This may be the most realistic approach to Taiwanese defence policy at a time when mainland China’s military capabilities have so far out-stripped those of its neighbours. As other analysts have pointed out previously, the occupation of Taiwan by mainland China would be an immensely costly pursuit, both in terms of human lives and financial resources. The economic impact on China of such an invasion also cannot be understated: Ningbo is one of the world’s largest ports by cargo volume, but it would also play an important role in the logistics of an amphibious invasion. As such, Ningbo would almost certainly be a target for retaliation for Taiwan, most obviously via Yun Feng missile strikes on critical infrastructure. Given this, it will likely be recognized by both sides that maintaining the status quo in cross-Strait relations is of mutual interest, as either an attempt by Taiwan to declare full independence or an invasion from mainland China to exert full control over the island would trigger a conflict that would fail to satisfy the political aims of either side and would have severe economic implications in the region for years to come.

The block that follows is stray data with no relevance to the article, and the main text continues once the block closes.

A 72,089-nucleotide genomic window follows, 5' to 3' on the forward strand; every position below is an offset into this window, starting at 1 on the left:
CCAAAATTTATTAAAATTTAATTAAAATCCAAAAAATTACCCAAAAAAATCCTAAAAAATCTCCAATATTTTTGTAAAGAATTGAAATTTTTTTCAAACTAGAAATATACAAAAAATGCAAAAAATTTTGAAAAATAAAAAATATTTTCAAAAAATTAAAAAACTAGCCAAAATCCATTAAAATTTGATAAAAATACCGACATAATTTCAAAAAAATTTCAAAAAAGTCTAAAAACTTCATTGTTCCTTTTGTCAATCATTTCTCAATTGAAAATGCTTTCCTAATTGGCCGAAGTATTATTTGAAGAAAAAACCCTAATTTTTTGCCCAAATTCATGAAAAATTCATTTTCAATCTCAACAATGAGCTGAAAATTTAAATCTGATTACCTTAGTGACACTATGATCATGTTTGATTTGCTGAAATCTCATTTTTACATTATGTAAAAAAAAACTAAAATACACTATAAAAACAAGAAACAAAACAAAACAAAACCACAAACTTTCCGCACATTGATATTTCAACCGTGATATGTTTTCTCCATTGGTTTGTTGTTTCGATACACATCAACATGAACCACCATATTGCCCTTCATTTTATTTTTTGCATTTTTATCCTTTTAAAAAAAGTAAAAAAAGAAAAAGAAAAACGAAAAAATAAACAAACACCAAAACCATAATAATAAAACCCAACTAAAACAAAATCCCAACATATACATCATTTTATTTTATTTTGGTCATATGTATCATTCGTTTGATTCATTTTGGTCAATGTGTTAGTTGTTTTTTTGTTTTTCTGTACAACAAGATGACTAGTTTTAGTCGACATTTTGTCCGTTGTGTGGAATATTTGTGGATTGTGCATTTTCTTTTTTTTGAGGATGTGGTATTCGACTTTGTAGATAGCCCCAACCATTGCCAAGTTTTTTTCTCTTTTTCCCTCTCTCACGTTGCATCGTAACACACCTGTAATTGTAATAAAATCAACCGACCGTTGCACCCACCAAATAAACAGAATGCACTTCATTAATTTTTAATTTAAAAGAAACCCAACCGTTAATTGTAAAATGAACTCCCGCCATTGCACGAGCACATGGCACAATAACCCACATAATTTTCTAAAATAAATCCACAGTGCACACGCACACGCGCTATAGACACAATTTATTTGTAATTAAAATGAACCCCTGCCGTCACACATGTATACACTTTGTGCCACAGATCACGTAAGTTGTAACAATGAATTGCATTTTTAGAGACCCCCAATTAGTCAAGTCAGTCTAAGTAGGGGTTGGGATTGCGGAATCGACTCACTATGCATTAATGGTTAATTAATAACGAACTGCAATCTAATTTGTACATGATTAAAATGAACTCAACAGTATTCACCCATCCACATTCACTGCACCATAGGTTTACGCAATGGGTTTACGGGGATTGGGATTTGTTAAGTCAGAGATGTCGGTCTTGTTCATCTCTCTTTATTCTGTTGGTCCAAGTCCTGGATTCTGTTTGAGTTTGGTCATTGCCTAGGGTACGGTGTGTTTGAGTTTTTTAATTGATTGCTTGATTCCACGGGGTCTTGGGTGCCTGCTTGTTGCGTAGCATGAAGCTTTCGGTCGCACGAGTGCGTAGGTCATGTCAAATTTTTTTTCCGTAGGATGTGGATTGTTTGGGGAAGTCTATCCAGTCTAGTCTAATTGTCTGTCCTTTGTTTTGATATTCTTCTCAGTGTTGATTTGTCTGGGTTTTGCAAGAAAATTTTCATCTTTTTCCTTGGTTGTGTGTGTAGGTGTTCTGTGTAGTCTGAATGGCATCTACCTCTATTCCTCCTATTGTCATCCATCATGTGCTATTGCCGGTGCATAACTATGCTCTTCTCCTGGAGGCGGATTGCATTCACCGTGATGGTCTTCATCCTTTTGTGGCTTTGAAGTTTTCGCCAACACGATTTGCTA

For Taiwan, perhaps the most realistic security challenge in the coming years, therefore, would be mainland China’s repeated violations of Taiwanese airspace, such as the aforementioned bomber flights over the Miyako Strait. On this point, Taiwan is wise to invest in improvements to its air and missile defence capabilities, as PLAAF also vastly outnumbers Taiwan in terms of combat aircraft. It is unclear which PLAAF aircraft have been assigned to China’s Eastern Theatre Command, which is also responsible for PLAN’s East Sea Fleet, but PLAAF has a total of 1,382 combat aircraft to distribute among its five military theatres, while Taiwan has a total of 286 combat aircraft for the defence of the island. As China tests the ranges of its new, indigenously-developed combat aircraft and trains its pilots on longer-range operations, it is likely confrontations will continue in or near Taiwanese airspace. The challenge, in a time of tense political rhetoric, will be for both sides to avoid escalation when such confrontations occur.